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PG&E Feels Financial Sting of Pipeline Blast Penalties

The financial impact of more than a billion dollars of regulatory fines and penalties against Pacific Gas and Electric Co. (PG&E) last year were felt in the 4Q2015 and full-year results of its parent company, PG&E Corp. Meanwhile, senior company officials reported on the pending activity in regulatory and criminal court proceedings, which is still unfolding.

During an earnings conference call Thursday, PG&E officials said they are not concerned about legislative efforts announced earlier this month (see Daily GPI, Feb. 4) to change the state's constitution and shut down the California Public Utilities Commission (CPUC). The company is open to acquisitions, but it has nothing specific it is pursuing at present, they said.

For all of 2015, there was a one-time charge of more than $1 billion ($1.33/share), including $190 million (23 cents) in the fourth quarter primarily covering payments and accruals related to the fines and penalties assessed by the CPUC in the wake of the 2010 San Bruno, CA, natural gas transmission pipeline rupture and explosion that killed eight people (see Daily GPI, April 9, 2015).

The charges included expenses for pipeline safety and right-of-way work as well as legal and regulatory work related to the 2010 pipeline break. The charges were partially offset by insurance, according to PG&E officials.

"Our 2015 investments and operating strategies drove additional progress on safety, including additional third-party certifications for gas safety," said CEO Tony Earley, who characterized last year's financial results as "solid," despite the fines and penalties.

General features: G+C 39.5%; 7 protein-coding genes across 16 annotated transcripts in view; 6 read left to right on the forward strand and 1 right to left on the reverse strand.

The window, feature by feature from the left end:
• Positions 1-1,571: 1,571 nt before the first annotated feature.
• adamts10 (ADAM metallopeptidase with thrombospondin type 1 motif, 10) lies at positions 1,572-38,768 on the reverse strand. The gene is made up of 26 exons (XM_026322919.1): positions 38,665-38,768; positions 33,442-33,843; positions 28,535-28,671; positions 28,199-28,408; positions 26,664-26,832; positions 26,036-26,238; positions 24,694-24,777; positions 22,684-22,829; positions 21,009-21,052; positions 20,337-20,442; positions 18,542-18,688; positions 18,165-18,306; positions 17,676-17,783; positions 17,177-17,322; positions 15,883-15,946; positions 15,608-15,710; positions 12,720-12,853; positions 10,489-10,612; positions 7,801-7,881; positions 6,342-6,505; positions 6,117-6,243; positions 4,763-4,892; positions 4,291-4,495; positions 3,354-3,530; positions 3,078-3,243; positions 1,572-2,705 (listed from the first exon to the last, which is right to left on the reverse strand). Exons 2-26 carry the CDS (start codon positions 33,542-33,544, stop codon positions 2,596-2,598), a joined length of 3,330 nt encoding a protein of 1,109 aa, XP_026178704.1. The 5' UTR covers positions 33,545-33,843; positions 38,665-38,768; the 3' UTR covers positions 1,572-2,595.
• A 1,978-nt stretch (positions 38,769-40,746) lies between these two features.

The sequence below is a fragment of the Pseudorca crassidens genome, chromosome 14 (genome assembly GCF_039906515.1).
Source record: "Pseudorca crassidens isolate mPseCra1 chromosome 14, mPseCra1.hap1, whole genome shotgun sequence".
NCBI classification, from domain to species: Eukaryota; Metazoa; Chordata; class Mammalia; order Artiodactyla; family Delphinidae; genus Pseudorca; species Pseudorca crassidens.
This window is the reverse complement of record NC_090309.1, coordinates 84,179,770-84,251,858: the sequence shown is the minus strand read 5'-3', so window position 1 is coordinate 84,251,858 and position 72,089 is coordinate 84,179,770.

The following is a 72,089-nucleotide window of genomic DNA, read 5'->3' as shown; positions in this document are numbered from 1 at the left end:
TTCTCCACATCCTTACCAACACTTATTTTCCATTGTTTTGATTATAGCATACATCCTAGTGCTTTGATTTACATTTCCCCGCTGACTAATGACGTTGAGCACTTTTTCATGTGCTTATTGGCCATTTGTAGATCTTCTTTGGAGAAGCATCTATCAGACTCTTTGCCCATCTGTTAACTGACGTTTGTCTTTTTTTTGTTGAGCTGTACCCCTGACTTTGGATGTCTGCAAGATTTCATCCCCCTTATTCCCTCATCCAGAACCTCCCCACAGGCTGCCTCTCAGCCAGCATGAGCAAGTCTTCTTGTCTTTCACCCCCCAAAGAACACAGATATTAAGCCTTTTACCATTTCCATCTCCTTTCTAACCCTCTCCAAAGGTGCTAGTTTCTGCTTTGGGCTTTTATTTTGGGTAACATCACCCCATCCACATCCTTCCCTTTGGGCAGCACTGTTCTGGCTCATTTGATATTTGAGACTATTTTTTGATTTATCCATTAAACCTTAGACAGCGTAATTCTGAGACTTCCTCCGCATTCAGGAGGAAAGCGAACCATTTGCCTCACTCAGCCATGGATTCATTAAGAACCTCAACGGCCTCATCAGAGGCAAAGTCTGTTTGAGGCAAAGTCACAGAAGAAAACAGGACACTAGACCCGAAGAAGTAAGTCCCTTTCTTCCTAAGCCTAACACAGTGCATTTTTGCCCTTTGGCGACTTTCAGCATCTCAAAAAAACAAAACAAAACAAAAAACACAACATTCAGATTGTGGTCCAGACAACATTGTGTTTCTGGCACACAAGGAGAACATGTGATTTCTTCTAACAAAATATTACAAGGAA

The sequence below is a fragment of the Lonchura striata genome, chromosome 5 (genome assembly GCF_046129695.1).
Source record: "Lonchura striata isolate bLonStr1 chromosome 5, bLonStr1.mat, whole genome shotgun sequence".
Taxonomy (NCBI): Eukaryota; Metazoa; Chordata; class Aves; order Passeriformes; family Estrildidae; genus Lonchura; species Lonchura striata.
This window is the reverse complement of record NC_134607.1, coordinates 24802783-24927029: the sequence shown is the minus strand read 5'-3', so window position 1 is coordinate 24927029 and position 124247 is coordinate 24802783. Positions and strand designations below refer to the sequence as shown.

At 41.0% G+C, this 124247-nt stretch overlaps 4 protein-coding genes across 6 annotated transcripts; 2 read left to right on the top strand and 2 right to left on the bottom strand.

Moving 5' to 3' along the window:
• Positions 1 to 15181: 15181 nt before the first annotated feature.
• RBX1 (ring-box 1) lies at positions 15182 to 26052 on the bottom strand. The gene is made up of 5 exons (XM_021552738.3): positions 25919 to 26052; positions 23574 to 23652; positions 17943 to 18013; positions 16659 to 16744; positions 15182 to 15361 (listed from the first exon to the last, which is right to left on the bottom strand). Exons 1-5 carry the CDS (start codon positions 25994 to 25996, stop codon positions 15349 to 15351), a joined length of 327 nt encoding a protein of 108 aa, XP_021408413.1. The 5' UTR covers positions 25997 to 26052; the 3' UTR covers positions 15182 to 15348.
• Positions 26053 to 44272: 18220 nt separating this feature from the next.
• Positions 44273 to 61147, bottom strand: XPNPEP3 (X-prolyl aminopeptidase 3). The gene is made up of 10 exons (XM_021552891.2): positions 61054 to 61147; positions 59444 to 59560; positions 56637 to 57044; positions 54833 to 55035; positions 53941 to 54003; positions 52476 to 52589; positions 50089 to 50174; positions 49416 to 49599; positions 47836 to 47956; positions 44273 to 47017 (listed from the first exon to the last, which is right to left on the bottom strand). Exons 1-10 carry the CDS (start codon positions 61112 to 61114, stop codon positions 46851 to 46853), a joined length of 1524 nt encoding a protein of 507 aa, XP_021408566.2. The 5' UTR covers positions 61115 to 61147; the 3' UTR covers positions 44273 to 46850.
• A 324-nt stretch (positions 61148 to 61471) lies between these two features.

For 2015, earnings for common shareholders were $874 million ($1.79), compared with $1.4 billion ($3.06) in 2014. For 4Q2015, those earnings were $134 million (27 cents), compared to $131 million (27 cents) for the same period in 2014.

In another sign of progress, Earley said the utility earlier in the week completed the next-to-last significant safety recommendation mandated after San Bruno by the National Transportation Safety Board (NTSB), regarding the installation of more than 200 remote, automatic shutoff valves on the PG&E transmission pipeline system (see Daily GPI, Aug. 31, 2011).

"We're also well on our way to completing the last NTSB recommendation to strength-test more than 1,000 miles of our transmission pipeline system," Earley said. Meanwhile, the CPUC has closed out the San Bruno investigation, and hearings have been completed on the state commission's recordkeeping investigation case, which should be resolved this year, he said.

In the criminal proceeding set to go to a jury trial in San Francisco next month, Earley said the case against the combination utility was "narrowed considerably" late last year. "The [federal] government still has to prove in the early phases of the trial that PG&E 'knowingly and willfully' violated the national pipeline safety law," Earley said. "We continue to believe that the evidence doesn't support the charges.

Earley said PG&E would be open to settlement discussions in the criminal case, but none are anticipated and the trial is expected to start March 22. "We continue to believe we have a solid case going forward," he said.

In response to an analyst's question about a state legislative proposal to amend the California Constitution to reform the CPUC, Earley said that the state has "good regulatory structures in place, and there is nothing to lead any of us to believe that the fundamental positive structures that we have are going to change."

And regarding another question on possible acquisitions, Earley indicated that taking such steps in California is more difficult than in other states, but that PG&E regularly looks at potential additions inside and outside the utility company. Earley said in his four-plus years heading PG&E the focus has been on "back-to-basics" and getting the company running smoothly.

"We do think there are opportunities, but the affiliate rules in California make it very difficult to use the expertise you develop within the utility to work on things outside the utility framework. You have to have a big enough opportunity to decide to set up a whole separate operation. That said, I don't think a week goes by that we don't have someone come in with proposals on how technology can improve this business; we look at many of them to see if we can incorporate them into the utility."

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